We thought it was the Guardian that outed Ryan Giggs first, but their lawyers were not fast enough it seems.

Thanks to those who commented and told us it was Sky who got there first.

In our now closed poll, Sky were lagging behind its stable mates the Sun and The News of the World, as well as the Daily Mail who were so close on many occasions, but managed to out tweet the rest and publish the John Hemming outing first.

This is all good fun and games. However, there still many who will refuse to utter the words of the footballer just because an MP did in the House of Commons. You see, it is still unclear as to whether we are allowed to report and comment on issues in the HoP that are part of an injunction.

This farce cannot continue though and the more names that are outed, the faster the Government will have to bring in better laws. But isn't Parliament on Whitsun recess soon?

So who will be next to be outed? Write your suggested names below but refer to the 3 letter code name ...and we shall run a poll.

John Hemming outs Giggs and Coren (youtube)

From Sky news...

The Guardian outs Ryan Giggs

So the poll we ran said the NOTW or Sun would out the first injunction name.

The Scottish Herald, despite being in Scotland, could have done so but put up a picture.

The Guardian have gone one better and said it was Ryan Giggs.

Who would have thought that eh?

The fact they were reporting what an MP said is even more interesting.

[We maybe wrong and there is money on this so please someone tell us the Guardian wasn't first]


Giles Coren just cannot keep his mouth shut

Kabooooosh! Another alarming headline!

The media has its teeth around the gagging order debacle and is running away faster than we can keep up. (link to Giles Coren's now deleted tweets)

But that was the purpose of this blog when we launched 4 weeks ago plus 700,000 odd hits later. We wanted to agitate and stimulate and feel proud to have been part of forcing privacy decisions away from the Courts and back to Parliament.

When the news is pumped out so fast, as has been in the last day or so, the detail can often get lost.

So let us look at the injunction judgment from last Friday (read it here because nobody else is), News Group forced MNB to reveal himself as Sir Frederick Goodwin. However, Goodwin has refused to alter the injunction any further. Despite the highly paid QC's representing News Group, they were unable to force out the lady he had an affair with, although Goodwin did say it was a work colleague on the grounds of Public Interest.

In the meantime, the real world (the internet) had outed her a long time ago and just typing Fred Goodwin into Google tells you who it is. For those too lazy to type, here is a screen shot.

Back to the injunction.

The Telegraph didn't come out too well. It's recent reporting was full of errors and the Court was obviously delighted at pointing this out. But then what do you expect when the only people who know what is going on are a few Judges?

The bit that amused us though was this:

"All media organisations are aware that they (or any member of the public) served with or notified of the order are always free to apply to the court to have any injunction varied or discharged where the order restrains any publication or interferes with the right of freedom of expression. This is a right which media organisations exercise only very rarely."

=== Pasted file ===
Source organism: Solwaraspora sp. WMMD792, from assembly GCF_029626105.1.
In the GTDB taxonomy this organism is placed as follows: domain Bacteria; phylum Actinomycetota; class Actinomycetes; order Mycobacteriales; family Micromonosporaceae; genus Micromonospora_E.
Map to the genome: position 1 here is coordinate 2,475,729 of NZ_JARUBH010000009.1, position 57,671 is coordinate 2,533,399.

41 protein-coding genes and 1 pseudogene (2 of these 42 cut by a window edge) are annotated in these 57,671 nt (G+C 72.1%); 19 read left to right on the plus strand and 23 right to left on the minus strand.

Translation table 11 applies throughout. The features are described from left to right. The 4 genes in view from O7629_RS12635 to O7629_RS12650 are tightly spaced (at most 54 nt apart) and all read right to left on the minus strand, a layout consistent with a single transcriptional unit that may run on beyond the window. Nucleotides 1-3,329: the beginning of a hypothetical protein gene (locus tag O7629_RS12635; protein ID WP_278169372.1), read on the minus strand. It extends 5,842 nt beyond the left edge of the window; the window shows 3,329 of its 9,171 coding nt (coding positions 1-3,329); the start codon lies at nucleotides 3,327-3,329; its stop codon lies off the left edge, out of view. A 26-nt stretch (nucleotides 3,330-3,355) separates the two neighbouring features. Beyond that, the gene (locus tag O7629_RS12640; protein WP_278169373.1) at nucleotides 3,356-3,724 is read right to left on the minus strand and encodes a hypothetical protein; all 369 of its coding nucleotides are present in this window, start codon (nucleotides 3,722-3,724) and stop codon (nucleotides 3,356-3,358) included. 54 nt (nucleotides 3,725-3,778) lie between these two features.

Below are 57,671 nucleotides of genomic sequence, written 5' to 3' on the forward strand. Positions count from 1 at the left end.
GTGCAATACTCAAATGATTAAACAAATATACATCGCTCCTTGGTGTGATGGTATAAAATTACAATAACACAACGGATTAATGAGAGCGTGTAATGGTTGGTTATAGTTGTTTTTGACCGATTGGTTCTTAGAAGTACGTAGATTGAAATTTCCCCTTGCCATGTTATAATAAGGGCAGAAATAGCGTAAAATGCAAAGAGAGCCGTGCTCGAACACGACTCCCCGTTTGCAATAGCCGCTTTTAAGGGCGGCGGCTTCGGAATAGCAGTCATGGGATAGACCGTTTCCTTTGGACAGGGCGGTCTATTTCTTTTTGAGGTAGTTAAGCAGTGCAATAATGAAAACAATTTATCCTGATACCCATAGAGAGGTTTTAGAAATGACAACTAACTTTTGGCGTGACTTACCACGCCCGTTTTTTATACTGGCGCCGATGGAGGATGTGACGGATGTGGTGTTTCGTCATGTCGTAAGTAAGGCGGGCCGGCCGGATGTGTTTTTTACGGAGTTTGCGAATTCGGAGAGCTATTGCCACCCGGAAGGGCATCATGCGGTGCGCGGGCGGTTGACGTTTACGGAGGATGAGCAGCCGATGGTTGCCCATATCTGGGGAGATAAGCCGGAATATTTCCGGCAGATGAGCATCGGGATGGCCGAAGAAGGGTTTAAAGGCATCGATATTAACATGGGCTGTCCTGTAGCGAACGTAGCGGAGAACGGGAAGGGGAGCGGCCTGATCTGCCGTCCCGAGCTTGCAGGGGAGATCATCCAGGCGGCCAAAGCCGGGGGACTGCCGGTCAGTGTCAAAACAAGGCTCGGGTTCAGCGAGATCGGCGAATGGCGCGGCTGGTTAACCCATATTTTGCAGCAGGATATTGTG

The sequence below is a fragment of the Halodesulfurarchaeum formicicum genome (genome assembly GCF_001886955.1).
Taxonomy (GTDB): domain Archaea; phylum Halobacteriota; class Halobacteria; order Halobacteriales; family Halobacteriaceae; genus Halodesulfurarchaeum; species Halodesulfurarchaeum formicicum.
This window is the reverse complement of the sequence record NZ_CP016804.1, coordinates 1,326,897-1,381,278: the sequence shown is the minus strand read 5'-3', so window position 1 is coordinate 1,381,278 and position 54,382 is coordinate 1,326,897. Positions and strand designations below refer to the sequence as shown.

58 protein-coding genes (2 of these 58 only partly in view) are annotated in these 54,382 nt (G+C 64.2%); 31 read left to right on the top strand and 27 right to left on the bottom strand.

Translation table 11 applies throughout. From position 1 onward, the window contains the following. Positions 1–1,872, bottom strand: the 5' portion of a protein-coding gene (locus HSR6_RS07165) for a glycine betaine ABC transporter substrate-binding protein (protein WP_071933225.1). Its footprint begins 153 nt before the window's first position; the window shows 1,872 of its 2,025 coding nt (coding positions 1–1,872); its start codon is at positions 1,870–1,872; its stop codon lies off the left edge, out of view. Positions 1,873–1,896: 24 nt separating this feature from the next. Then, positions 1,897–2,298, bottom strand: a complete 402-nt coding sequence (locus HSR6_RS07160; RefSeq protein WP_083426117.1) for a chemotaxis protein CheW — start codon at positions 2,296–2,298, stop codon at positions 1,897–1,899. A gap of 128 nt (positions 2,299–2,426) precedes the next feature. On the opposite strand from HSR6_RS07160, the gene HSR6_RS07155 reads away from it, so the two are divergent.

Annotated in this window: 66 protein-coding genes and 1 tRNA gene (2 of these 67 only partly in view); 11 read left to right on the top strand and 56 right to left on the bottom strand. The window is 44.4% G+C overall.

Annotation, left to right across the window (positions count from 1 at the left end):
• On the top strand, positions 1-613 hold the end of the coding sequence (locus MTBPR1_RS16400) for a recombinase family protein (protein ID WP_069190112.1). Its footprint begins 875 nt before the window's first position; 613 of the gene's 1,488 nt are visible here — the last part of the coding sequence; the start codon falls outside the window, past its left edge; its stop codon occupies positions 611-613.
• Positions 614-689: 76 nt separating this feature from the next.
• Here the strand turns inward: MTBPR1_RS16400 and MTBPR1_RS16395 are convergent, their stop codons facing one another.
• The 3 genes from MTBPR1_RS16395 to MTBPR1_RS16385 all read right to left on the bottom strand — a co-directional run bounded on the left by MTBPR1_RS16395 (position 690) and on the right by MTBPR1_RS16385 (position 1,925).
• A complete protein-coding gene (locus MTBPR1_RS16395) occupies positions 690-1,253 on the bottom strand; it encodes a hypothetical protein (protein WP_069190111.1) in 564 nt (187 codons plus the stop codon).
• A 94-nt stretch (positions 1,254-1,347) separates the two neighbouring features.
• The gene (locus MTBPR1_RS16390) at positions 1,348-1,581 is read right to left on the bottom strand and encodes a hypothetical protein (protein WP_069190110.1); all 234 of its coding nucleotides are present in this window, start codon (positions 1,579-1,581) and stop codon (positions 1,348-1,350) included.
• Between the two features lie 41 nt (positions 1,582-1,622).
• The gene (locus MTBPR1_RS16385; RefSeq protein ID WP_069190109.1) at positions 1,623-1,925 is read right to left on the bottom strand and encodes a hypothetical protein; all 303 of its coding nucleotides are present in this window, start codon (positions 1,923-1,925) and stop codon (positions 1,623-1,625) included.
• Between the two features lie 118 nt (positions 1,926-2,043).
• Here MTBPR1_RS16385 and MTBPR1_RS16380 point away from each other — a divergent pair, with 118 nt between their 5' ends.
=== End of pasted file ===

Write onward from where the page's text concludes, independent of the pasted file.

Now I get the feeling the Courts are going to start saying "all members of the public are aware of all the injunctions because they are published on the internet and so all members of the public are party to the gagging order".

This means anyone who saw the photograph of a footballer who looked like Ryan Giggs at the weekend, or has read about Gareth Barry's infidelities and Giles Coren's Tweets or searched on Twitter about Didier Drogba or Kevin Nolan or the unrelated Stephen Nolan is party to information so confidential that the UK's security is in danger (has the MoD banned USD sticks yet?), its national well being under attack from an outbreak of paranoia and the lives of thousands are being put at risk with the upshot all the media will close down, all pubs burned, smartphone users jailed and all passports will be revoked in the name of protecting a few wealthy celebrities. That is our opinion but this is what the Judge said:

"Although many of those who obtain injunctions and anonymised orders to restrain the publication of private or confidential information are rich and famous, many others are not, and some are amongst the most vulnerable children: see the judgment of Baker J in W v M & Ors [2011] EWHC 1197 (COP) (12 May 2011) at para [44], and my judgment in TSE and ELP v NGN Ltd [2011] EWHC 1308 (QB)."

So there you go. It is important the vulnerable are protected but it seems these injunctions are being abused by the rich and famous to protect themselves from bad behaviour too.

The Court continued and said the lifting of the injunction was not in the public interest and the FSA which regulates banks was not impacted in not knowing about it. The FSA needs to understand what banks do to justify the huge bonuses paid to their people. That is the mantra we understand.

Uh? The FSA would have had no idea, like the rest of us, of this injunction and if they had found the injunction on the internet it is unlikely they would have said:

"MNB, isn't that Goodwin, CEO of RBS? His profession isn't noted so it cannot be him. Nothing to worry about then."

Please read the detail. It is quite alarming. The Courts are running this country. Check out "Tribunal of the Holy Office of the Inquisition" on wikipedia.

It is not a nice place to be.